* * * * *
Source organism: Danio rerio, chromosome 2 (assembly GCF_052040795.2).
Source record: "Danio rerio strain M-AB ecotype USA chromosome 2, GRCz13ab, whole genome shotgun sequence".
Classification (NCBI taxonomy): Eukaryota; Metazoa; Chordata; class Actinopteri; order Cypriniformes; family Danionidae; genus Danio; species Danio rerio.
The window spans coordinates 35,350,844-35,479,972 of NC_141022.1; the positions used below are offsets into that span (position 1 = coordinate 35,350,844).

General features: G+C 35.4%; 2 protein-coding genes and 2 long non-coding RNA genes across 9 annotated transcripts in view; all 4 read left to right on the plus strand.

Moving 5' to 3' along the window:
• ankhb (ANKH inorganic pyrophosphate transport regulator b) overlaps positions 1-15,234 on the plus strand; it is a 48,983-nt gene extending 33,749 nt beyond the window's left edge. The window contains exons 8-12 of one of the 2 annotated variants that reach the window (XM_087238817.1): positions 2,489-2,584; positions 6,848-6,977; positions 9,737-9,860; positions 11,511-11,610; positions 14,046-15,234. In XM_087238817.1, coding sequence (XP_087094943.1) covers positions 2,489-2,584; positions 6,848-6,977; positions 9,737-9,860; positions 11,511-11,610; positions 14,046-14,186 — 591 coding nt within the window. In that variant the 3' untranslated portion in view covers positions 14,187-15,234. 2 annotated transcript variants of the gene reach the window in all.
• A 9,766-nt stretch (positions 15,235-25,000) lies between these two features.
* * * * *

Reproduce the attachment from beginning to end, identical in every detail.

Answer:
Source organism: Danio rerio, chromosome 2 (assembly GCF_052040795.2).
Source record: "Danio rerio strain M-AB ecotype USA chromosome 2, GRCz13ab, whole genome shotgun sequence".
Classification (NCBI taxonomy): Eukaryota; Metazoa; Chordata; class Actinopteri; order Cypriniformes; family Danionidae; genus Danio; species Danio rerio.
The window spans coordinates 35,350,844-35,479,972 of NC_141022.1; the positions used below are offsets into that span (position 1 = coordinate 35,350,844).

General features: G+C 35.4%; 2 protein-coding genes and 2 long non-coding RNA genes across 9 annotated transcripts in view; all 4 read left to right on the plus strand.

Moving 5' to 3' along the window:
• ankhb (ANKH inorganic pyrophosphate transport regulator b) overlaps positions 1-15,234 on the plus strand; it is a 48,983-nt gene extending 33,749 nt beyond the window's left edge. The window contains exons 8-12 of one of the 2 annotated variants that reach the window (XM_087238817.1): positions 2,489-2,584; positions 6,848-6,977; positions 9,737-9,860; positions 11,511-11,610; positions 14,046-15,234. In XM_087238817.1, coding sequence (XP_087094943.1) covers positions 2,489-2,584; positions 6,848-6,977; positions 9,737-9,860; positions 11,511-11,610; positions 14,046-14,186 — 591 coding nt within the window. In that variant the 3' untranslated portion in view covers positions 14,187-15,234. 2 annotated transcript variants of the gene reach the window in all.
• A 9,766-nt stretch (positions 15,235-25,000) lies between these two features.